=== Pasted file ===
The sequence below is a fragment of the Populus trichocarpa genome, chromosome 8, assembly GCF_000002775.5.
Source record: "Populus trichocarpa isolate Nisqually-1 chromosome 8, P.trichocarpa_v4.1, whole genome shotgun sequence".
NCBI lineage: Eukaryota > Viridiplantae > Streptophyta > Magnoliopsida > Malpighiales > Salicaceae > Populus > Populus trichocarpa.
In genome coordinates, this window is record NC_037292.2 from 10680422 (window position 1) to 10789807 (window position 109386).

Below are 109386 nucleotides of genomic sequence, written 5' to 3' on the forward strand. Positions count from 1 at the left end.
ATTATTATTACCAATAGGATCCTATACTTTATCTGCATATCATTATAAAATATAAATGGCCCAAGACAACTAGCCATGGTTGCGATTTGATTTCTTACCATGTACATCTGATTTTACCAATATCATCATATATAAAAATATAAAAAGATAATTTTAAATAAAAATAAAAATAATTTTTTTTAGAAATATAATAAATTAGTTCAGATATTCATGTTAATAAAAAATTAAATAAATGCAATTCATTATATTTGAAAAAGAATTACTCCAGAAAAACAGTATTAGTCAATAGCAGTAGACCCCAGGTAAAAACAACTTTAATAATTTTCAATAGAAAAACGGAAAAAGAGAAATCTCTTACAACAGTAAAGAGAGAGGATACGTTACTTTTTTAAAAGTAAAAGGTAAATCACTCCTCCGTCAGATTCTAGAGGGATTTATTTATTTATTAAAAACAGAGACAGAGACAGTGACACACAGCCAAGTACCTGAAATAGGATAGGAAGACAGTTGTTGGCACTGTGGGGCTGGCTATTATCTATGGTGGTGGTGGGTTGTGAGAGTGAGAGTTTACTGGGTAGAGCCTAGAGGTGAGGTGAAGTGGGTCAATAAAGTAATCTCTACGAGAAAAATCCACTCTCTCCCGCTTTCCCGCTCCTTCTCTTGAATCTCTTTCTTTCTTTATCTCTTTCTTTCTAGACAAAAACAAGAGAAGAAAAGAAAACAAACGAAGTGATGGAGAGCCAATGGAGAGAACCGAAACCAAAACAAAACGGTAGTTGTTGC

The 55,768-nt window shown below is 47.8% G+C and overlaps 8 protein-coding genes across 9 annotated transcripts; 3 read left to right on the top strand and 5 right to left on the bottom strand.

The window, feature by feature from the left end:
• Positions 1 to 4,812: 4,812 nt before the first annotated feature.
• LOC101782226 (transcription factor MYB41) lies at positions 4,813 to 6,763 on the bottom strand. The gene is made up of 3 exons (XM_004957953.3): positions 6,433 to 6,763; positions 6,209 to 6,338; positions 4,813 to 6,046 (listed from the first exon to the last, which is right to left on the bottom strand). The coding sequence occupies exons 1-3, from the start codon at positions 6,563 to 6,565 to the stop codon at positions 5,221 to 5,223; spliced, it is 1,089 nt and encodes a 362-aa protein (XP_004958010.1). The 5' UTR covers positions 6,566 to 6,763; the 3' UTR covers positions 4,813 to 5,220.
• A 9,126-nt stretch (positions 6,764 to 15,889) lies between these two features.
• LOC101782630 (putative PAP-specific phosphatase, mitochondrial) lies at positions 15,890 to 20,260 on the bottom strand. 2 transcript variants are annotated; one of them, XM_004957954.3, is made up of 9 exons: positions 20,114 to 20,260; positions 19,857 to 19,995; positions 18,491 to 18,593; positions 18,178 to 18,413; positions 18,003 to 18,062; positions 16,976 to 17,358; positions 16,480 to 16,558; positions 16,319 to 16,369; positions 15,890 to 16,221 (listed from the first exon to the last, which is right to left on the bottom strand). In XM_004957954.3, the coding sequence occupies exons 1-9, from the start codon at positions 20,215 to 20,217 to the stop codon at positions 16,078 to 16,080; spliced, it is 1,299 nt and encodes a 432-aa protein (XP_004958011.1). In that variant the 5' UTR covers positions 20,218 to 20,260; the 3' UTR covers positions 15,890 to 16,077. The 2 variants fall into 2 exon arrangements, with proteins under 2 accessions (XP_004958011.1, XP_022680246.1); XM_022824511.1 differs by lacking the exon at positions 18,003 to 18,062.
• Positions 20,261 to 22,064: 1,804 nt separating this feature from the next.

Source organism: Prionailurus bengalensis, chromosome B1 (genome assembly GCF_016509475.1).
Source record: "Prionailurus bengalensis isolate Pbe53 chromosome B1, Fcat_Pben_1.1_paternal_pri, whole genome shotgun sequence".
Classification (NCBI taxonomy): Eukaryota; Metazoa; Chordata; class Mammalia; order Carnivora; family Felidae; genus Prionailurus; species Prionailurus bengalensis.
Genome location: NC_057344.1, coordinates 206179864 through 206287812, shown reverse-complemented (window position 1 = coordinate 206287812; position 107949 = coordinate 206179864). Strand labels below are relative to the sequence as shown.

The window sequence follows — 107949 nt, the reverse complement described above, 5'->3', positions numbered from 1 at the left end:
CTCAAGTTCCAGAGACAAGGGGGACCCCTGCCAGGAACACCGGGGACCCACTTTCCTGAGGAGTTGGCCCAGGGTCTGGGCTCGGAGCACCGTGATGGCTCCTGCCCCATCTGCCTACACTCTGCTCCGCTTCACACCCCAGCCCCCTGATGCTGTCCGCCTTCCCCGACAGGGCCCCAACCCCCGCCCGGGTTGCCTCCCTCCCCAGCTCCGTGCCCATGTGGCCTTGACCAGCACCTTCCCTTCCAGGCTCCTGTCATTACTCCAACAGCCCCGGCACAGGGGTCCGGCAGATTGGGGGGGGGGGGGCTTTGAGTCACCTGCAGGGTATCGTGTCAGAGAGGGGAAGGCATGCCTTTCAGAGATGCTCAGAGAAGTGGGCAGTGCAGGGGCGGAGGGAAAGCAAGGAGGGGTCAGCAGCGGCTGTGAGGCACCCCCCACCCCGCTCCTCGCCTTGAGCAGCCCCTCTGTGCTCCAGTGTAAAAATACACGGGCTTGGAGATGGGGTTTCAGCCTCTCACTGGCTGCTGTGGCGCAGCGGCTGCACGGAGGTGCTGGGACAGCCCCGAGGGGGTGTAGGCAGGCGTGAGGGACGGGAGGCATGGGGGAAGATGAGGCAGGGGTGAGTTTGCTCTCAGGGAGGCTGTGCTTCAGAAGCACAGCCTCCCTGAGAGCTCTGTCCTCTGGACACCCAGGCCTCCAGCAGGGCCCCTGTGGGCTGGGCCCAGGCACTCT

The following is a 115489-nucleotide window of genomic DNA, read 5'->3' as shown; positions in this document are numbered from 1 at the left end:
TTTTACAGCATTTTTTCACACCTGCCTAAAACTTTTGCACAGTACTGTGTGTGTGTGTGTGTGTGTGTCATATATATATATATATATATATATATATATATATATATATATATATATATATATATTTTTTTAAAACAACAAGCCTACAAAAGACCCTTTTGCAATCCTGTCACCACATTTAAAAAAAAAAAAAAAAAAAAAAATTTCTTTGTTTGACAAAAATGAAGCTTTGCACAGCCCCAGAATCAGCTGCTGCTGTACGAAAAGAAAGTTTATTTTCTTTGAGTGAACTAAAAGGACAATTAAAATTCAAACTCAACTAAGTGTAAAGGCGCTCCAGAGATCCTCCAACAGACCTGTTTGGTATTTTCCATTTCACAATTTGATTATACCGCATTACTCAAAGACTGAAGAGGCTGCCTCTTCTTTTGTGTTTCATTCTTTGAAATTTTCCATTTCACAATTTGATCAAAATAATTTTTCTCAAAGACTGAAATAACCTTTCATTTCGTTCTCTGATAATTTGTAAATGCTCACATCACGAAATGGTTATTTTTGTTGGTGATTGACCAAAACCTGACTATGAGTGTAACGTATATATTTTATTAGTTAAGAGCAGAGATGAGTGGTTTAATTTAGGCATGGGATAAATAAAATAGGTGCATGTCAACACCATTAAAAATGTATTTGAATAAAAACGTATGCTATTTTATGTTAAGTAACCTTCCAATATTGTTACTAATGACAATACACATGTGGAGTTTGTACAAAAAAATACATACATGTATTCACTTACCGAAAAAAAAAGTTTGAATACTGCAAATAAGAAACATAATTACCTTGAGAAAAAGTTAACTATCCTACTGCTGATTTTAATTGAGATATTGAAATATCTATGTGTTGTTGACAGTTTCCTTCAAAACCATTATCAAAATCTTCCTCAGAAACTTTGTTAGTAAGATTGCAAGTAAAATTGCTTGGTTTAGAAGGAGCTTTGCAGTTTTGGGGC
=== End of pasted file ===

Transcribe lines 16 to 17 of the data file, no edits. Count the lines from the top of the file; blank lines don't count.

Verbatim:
Classification (NCBI taxonomy): Eukaryota; Metazoa; Chordata; class Mammalia; order Carnivora; family Felidae; genus Prionailurus; species Prionailurus bengalensis.
Genome location: NC_057344.1, coordinates 206179864 through 206287812, shown reverse-complemented (window position 1 = coordinate 206287812; position 107949 = coordinate 206179864). Strand labels below are relative to the sequence as shown.